Firefox OS

System app

Exactly, Firefox OS, also known for boot 2 gecko, is having only one app/one page.
It's the system app, which controls all web app's life cycle.
When FirefoxOS is booted, it would load the system app from system/index.html.
Then system app would take care of the remaing stuff.

  • Load modules
  • Init homescreen app
  • Etc.

Window Manager

Window Manager is the core of Firefox OS, the core of system app, which is in charge of creating/maintaining/killing apps.
An app, indeed, is a web page.

We use a magic, calling browser API, to make a web page act like an app.

Browser API

See https://developer.mozilla.org/en-US/docs/DOM/Using_the_Browser_API

A browser here means that the web page acts like it is living in a browser frame.
We are replacing nearly every XUL-based UI with HTML to port the WEB to the phone.

Module Pattern

Module pattern is the way Window Manager being imeplemented.
A module pattern looks like:

var WindowManager = (function() {
  var _id = 0;
  var _running = {};
  function createApp() {
     var app = new App();
     _running[_id] = app;
     _id++;
     return app;
  }

  function killApp(id) {
    delete _running[id];
  }

  return {
    create: createApp,
    kill: killApp
  }
})();

Thus the Window Manager object only has 2 public attributes.
This looks fine, but it would be a nightmare if this pattern grows to over 2000 lines.
And it's having countless private functions now.

This module now is not unit testable nor maintainable.

Break it!

From the browser to the browser

Let's define a new object to contain and manage itself in its own scope.

It's called browserFrame.

The responsibility of browserFrame

It would create an iframe with all attributes needed for BrowserAPI.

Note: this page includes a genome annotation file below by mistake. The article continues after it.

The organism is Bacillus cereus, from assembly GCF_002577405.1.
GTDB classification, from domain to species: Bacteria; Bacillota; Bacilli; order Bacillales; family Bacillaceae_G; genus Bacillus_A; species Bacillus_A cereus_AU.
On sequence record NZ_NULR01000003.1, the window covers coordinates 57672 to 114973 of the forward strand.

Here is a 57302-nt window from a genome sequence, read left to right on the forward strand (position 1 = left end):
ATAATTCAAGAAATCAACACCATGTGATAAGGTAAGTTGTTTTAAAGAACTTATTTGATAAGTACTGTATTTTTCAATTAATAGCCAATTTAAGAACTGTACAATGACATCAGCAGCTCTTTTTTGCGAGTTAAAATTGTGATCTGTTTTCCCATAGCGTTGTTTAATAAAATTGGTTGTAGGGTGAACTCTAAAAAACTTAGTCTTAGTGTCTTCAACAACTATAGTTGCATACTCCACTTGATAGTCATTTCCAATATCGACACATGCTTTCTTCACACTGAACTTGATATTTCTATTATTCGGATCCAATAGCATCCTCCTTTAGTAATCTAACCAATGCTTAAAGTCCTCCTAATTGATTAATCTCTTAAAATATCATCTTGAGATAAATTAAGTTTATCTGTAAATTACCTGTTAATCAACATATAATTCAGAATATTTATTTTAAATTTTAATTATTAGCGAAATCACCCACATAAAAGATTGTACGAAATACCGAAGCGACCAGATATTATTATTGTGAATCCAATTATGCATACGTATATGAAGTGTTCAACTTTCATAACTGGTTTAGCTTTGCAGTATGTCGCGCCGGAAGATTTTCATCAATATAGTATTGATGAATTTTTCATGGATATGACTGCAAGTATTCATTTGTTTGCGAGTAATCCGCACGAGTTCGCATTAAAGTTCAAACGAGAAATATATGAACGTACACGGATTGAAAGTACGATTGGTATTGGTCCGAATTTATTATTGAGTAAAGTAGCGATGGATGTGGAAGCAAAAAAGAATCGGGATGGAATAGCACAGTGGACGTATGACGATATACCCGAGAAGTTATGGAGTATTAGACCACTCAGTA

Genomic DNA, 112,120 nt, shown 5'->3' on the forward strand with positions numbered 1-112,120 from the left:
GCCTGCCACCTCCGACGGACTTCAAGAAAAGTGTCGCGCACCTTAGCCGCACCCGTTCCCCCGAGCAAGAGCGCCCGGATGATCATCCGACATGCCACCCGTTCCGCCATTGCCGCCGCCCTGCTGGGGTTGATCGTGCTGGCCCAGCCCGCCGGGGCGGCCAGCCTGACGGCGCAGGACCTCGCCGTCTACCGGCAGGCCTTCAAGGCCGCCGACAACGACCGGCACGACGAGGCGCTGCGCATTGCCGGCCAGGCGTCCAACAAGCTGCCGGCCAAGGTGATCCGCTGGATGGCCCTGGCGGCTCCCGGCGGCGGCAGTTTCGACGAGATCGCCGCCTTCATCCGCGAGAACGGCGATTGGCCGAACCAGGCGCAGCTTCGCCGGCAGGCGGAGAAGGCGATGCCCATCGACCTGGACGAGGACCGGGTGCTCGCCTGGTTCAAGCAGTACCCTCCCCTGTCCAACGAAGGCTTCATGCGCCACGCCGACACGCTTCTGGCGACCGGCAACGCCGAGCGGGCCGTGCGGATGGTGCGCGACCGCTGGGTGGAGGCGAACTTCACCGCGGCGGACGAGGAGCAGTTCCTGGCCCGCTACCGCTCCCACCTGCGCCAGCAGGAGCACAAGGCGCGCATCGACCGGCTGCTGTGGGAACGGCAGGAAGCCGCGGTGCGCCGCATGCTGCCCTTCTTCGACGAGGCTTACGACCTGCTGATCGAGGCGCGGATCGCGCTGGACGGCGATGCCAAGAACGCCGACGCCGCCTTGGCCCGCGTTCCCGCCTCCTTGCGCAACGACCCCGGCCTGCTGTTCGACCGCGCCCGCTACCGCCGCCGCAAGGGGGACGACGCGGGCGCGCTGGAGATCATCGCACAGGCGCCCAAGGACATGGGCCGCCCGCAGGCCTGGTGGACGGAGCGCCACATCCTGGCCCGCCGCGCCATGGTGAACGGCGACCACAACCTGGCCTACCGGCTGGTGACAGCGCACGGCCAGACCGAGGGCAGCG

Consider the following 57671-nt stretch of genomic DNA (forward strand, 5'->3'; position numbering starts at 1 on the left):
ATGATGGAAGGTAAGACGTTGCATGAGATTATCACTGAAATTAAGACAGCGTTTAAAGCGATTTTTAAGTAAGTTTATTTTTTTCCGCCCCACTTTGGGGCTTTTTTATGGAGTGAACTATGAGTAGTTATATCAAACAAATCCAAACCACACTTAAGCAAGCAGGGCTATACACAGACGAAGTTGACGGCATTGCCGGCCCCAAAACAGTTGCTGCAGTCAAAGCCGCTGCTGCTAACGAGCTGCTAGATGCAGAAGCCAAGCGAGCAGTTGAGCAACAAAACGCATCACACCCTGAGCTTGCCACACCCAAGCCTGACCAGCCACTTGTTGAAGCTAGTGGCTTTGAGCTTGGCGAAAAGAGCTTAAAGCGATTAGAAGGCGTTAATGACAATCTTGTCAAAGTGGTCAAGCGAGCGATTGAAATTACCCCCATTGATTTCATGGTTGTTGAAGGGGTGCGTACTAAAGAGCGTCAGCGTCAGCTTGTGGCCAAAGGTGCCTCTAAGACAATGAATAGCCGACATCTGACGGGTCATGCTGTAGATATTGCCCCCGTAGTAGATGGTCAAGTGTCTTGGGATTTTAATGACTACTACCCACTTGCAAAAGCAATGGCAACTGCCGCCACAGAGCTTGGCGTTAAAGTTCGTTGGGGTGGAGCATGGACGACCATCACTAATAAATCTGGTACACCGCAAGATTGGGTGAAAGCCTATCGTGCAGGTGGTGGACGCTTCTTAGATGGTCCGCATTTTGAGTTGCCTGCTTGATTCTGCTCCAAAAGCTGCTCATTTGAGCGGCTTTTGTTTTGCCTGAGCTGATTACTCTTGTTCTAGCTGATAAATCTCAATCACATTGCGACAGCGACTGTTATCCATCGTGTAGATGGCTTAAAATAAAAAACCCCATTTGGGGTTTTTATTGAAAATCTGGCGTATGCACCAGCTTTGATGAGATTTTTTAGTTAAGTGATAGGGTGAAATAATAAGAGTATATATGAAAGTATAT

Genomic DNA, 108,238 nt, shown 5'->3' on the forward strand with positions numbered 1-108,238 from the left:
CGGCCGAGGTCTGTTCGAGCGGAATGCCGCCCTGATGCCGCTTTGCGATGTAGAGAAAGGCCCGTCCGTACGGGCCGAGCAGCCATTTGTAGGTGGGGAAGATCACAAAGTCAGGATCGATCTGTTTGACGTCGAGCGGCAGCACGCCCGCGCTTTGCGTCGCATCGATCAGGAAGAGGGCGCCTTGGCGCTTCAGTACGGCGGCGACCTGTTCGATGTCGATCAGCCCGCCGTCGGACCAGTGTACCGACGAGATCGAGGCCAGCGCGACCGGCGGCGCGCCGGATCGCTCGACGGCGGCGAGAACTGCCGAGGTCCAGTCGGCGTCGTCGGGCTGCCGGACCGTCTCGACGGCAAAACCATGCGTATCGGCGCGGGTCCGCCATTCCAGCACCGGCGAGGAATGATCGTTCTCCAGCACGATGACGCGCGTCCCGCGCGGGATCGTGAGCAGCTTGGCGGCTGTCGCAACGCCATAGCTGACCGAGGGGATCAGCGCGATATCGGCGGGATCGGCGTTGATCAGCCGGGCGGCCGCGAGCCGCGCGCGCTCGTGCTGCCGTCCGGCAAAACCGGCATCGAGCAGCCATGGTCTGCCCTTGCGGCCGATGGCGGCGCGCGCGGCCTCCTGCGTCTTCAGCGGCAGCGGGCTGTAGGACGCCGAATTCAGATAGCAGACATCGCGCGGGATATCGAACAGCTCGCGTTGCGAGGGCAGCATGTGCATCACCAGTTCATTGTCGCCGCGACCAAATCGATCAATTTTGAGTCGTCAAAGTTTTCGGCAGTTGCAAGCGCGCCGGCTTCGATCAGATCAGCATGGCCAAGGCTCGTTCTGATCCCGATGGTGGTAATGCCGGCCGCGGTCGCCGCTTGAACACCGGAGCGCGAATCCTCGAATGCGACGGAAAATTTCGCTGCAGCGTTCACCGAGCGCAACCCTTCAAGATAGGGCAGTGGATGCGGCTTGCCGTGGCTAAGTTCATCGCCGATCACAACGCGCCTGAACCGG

'use strict';

/* Define a basic mozbrowser iframe class.
 * It creates a mozbrowser iframe,
 * and finally returns the DOM element it just created.
 */

var BrowserFrame = (function invocation() {
  function BrowserFrame() { // This constructor function is a local variable.
    this.element = null;
    this.id = nextId++;
    this.callbacks = {};
    createFrame.apply(this, arguments); // All arguments are values to createFrame
  }

  BrowserFrame.className = 'browser';

  // These are helper functions and variables used by the methods above
  // They're not part of the public API of the module, but they're hidden
  // within this function scope so we don't have to define them as a
  // property of Browser or prefix them with underscores.
  function createFrame(url, origin, name, manifestURL, oop) {
    var browser = document.createElement('iframe');
    browser.setAttribute('mozallowfullscreen', 'true');

    // Most apps currently need to be hosted in a special 'mozbrowser' iframe.
    // They also need to be marked as 'mozapp' to be recognized as apps by the
    // platform.
    browser.setAttribute('mozbrowser', 'true');

    if (oop)
      browser.setAttribute('remote', 'true');

    if (manifestURL)
      browser.setAttribute('mozapp', manifestURL);

    if (origin)
      this.origin = origin;

    if (name)
      this.name = name;

    browser.src = url;

    browser.id = this.className + this.id;

    browser.classList.add(BrowserFrame.className);

    // Store the element
    this.element = browser;
  };

  var nextId = 0;
  // The public API for this module is the Browser() constructor function.
  // We need to export that function from this private namespace so that
  // it can be used on the outside. In this case, we export the constructor
  // by returning it. It becomes the value of the assignment expression
  // on the first line above.
  return BrowserFrame;
}()); // Invoke the function immediately after defining it.

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